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(I) A 7150-kg railroad car travels alone on a level frictionless track with a constant speed of 15.0 m/s. A 3350-kg load, initially at rest, is dropped onto the car. What will be the car's new speed?
I) How much tension must a rope withstand if it is used to accelerate a 1210-kg car horizontally along a frictionless surface at 1.20 m/s$^2$ ?
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welcome to our section on kinetic energy. Kinetic energy is We'll see here is related to work. Let's go back to our definitions of work. We had to work is equal to magnitude of forced times, magnitude of displacement, cosine of the angle between them and then we also had the integral form. Work is equal to F D X. Now let's consider these two equations and the context of net force Net force is equal to mass times acceleration. So if we plug that in in the integral side, we have integral of mass times acceleration DX. Remember that A is equal to D V D T leaving us with and is a constant So it comes out. We have DVD X over DT Well, DX DT is simply velocity meaning weaken right m times integral of B d. V. If we take the integral of this from the beginning to the end of our condition that well in, we'll end up with one half am the final squared minus one half m the initial squared. So work done by a net force results in a change in velocity or more specifically, in a change of this one half MV Squared quantity which we will end up naming kinetic energy. Okay, so that's kinetic energy. Now we can do the same thing with the algebraic form. If we say that they're pointed in the same direction. When we plug in mass times acceleration, I'm going to use three Kinnah Matic equation V squared equals V not squared, plus to a Delta X note that over here we did not have to make any assumption of a constant force. But over here we are, and we result then in a is equal to V squared minus B not squared over to Delta X When I plugged that. And then I have work is equal to m times Delta X times B squared minus V not squared over to Delta X, Delta X cancels and we have work is equal to one half m. The final squared minus one half m. The initial squared exactly what we found when we did the integral definition. And so both of these things result in the same definition of kinetic energy, which is that kinetic energy equals one half MV squared. More importantly, what it tells us is that work is equal to a change in kinetic energy. Kinetic energy will have the same units is work, so it will also be measured in jewels. And what we'll find is that kinetic energy and this term energy that we use in general, um, will serve as a really nice mathematical model for how things move. And we can consider the energy of objects. Or we can consider the forces acting on the objects. Really, they're just two sides of the same coin where, considering the forces, we'd use things like Newton's second law and dynamics that we have been doing. Whereas if we consider energy, then we'll have a different set of tools at our disposal, as you'll see as we get farther and farther into this unit. So in the next few examples, we're going to consider how to deal with calculating kinetic energy. And just so we have that under our belt, and then we'll start looking at some more advanced topics.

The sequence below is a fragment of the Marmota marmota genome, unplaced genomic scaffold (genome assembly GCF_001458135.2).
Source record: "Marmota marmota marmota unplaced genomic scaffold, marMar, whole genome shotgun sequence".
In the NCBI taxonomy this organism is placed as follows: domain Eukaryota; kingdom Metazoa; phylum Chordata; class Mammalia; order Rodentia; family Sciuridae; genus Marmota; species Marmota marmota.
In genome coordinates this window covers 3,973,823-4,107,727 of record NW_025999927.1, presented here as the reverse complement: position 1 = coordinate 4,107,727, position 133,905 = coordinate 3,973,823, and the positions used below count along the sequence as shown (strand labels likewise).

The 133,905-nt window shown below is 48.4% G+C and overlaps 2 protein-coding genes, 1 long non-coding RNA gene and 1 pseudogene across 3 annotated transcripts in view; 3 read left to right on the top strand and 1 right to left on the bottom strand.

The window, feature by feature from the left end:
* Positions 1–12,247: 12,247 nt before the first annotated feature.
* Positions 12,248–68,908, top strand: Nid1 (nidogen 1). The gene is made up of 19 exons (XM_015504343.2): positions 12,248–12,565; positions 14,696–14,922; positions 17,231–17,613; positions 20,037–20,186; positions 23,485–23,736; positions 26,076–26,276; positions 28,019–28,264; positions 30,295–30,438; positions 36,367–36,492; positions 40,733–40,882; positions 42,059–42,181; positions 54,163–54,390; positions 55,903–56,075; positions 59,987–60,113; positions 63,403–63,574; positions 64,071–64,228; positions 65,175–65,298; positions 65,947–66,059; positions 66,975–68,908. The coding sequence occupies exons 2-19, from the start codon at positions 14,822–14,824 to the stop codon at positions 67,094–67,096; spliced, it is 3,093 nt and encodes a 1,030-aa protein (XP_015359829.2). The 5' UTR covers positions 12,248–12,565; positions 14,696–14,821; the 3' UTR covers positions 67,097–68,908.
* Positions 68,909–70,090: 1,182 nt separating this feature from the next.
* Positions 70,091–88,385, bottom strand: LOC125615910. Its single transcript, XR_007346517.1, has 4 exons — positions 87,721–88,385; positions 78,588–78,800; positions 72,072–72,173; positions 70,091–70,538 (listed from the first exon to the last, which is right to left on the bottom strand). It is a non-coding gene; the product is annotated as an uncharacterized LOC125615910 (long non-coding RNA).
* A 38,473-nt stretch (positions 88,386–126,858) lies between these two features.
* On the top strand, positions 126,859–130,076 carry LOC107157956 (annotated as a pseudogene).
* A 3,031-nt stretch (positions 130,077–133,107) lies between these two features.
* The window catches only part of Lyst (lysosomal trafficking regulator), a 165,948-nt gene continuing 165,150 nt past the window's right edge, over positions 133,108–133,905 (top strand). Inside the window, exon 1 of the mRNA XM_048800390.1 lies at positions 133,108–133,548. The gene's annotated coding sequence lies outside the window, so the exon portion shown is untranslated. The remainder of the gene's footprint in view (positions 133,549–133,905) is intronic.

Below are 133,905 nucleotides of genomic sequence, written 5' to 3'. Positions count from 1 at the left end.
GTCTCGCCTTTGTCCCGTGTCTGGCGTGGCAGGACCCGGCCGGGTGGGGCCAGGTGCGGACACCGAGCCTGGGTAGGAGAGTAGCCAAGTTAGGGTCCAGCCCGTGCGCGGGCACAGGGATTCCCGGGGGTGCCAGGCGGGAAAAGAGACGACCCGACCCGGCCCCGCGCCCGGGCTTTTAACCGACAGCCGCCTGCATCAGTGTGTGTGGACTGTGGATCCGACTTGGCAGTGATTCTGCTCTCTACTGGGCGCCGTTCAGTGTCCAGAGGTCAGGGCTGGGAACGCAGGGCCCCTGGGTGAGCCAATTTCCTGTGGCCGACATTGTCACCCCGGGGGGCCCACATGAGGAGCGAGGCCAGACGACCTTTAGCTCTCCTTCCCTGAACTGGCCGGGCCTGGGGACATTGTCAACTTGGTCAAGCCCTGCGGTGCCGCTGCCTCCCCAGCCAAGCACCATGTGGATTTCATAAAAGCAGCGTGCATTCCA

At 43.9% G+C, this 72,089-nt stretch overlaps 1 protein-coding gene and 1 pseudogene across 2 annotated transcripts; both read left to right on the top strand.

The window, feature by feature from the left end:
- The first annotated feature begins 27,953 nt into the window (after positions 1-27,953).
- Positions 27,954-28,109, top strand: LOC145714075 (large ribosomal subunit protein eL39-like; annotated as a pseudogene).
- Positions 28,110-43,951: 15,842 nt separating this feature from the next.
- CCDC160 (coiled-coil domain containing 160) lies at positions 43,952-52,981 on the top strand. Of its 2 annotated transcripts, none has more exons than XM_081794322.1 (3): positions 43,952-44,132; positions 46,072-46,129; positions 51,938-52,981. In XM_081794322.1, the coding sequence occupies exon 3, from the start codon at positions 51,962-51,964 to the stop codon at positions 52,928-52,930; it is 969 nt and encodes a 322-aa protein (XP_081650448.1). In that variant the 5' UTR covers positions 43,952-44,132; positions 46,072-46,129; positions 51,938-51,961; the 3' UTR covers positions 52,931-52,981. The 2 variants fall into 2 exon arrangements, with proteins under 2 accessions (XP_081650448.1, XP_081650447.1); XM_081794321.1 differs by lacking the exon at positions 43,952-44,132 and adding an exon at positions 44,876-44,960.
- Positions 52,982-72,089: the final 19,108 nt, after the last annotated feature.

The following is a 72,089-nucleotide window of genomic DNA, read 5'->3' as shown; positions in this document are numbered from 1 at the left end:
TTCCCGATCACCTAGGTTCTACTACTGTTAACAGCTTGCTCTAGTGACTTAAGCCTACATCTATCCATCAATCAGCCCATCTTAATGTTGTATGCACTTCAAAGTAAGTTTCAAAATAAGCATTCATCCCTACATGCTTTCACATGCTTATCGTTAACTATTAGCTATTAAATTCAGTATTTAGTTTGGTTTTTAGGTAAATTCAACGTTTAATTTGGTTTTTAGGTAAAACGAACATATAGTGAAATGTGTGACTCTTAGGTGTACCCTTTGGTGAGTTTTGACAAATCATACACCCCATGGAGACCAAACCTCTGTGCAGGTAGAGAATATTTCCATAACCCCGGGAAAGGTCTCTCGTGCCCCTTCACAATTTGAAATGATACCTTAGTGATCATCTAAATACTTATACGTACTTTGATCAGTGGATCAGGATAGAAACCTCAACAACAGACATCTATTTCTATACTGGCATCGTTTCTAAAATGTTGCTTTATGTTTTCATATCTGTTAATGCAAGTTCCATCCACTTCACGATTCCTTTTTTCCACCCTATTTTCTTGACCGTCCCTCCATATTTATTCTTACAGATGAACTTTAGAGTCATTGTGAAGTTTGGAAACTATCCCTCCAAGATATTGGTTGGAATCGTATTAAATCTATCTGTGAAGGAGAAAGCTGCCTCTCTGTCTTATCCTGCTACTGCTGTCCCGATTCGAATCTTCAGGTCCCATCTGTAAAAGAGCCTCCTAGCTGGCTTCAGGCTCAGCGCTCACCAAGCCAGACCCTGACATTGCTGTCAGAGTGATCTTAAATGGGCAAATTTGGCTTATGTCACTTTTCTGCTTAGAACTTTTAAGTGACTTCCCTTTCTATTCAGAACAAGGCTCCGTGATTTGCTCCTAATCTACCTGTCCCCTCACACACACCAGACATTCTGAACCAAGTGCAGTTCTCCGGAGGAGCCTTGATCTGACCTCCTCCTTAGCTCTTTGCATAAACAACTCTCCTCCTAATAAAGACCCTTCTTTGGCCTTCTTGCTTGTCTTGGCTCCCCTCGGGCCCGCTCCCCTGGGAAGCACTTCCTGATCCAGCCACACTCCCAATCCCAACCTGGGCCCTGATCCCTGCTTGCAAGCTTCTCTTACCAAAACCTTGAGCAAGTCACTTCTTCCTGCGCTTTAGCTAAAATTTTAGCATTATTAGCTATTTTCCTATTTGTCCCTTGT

Equilibrium and Elasticity
Moment, Impulse, and Collisions
Rotation of Rigid Bodies